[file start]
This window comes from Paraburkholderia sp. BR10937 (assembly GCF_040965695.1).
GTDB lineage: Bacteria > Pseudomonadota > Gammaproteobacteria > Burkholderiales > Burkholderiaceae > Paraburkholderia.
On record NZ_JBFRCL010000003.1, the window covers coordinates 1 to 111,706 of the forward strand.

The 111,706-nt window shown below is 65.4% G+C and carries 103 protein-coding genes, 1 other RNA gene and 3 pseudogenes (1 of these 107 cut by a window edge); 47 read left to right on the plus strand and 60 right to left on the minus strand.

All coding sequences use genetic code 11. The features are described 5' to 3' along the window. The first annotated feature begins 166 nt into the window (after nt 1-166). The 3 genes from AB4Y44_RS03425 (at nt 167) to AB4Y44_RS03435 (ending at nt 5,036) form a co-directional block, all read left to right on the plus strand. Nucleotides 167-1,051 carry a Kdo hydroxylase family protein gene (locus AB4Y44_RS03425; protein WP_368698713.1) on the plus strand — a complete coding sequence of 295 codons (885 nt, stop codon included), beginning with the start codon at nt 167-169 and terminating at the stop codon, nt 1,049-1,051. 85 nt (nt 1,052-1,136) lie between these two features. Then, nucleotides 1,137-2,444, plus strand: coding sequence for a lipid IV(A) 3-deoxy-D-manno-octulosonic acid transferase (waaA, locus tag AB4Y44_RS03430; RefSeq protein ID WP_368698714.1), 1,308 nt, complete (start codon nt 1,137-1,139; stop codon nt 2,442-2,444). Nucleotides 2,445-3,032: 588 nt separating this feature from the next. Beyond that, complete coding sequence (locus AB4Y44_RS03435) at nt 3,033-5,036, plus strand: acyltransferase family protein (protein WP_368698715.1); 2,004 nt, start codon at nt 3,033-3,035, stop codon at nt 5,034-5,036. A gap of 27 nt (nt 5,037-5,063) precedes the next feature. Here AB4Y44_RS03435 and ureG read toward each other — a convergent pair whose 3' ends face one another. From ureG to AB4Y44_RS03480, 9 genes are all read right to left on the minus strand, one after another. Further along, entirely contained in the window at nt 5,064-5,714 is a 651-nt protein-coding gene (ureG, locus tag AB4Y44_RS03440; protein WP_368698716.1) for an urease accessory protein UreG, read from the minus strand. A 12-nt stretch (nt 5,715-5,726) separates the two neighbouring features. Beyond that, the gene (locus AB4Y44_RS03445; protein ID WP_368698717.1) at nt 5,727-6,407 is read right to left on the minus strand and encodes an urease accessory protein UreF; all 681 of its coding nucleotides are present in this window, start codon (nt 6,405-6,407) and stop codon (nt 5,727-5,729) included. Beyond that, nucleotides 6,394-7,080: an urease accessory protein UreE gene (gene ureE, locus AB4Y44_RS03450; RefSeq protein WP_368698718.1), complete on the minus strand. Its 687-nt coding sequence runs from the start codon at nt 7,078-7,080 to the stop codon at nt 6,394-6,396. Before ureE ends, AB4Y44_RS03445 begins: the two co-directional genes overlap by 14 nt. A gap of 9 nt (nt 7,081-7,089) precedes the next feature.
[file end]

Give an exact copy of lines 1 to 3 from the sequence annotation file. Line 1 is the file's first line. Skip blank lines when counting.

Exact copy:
This window comes from Paraburkholderia sp. BR10937 (assembly GCF_040965695.1).
GTDB lineage: Bacteria > Pseudomonadota > Gammaproteobacteria > Burkholderiales > Burkholderiaceae > Paraburkholderia.
On record NZ_JBFRCL010000003.1, the window covers coordinates 1 to 111,706 of the forward strand.